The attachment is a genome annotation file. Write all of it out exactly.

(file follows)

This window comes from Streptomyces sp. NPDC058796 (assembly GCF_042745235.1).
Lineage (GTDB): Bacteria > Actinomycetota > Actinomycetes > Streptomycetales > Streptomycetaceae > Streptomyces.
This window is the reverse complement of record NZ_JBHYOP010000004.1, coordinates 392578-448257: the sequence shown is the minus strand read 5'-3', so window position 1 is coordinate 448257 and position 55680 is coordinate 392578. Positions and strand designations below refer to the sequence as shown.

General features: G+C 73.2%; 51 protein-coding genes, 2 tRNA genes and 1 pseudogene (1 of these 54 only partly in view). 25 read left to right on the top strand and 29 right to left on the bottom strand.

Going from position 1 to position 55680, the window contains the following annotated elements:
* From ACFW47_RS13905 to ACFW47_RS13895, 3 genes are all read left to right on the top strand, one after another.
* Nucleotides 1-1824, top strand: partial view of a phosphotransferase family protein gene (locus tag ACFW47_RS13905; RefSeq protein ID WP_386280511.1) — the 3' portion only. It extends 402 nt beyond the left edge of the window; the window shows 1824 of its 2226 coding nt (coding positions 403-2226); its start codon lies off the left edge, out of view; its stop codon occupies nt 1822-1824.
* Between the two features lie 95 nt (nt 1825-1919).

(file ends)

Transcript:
This window comes from Streptomyces sp. NPDC058796 (assembly GCF_042745235.1).
Lineage (GTDB): Bacteria > Actinomycetota > Actinomycetes > Streptomycetales > Streptomycetaceae > Streptomyces.
This window is the reverse complement of record NZ_JBHYOP010000004.1, coordinates 392578-448257: the sequence shown is the minus strand read 5'-3', so window position 1 is coordinate 448257 and position 55680 is coordinate 392578. Positions and strand designations below refer to the sequence as shown.

General features: G+C 73.2%; 51 protein-coding genes, 2 tRNA genes and 1 pseudogene (1 of these 54 only partly in view). 25 read left to right on the top strand and 29 right to left on the bottom strand.

Going from position 1 to position 55680, the window contains the following annotated elements:
* From ACFW47_RS13905 to ACFW47_RS13895, 3 genes are all read left to right on the top strand, one after another.
* Nucleotides 1-1824, top strand: partial view of a phosphotransferase family protein gene (locus tag ACFW47_RS13905; RefSeq protein ID WP_386280511.1) — the 3' portion only. It extends 402 nt beyond the left edge of the window; the window shows 1824 of its 2226 coding nt (coding positions 403-2226); its start codon lies off the left edge, out of view; its stop codon occupies nt 1822-1824.
* Between the two features lie 95 nt (nt 1825-1919).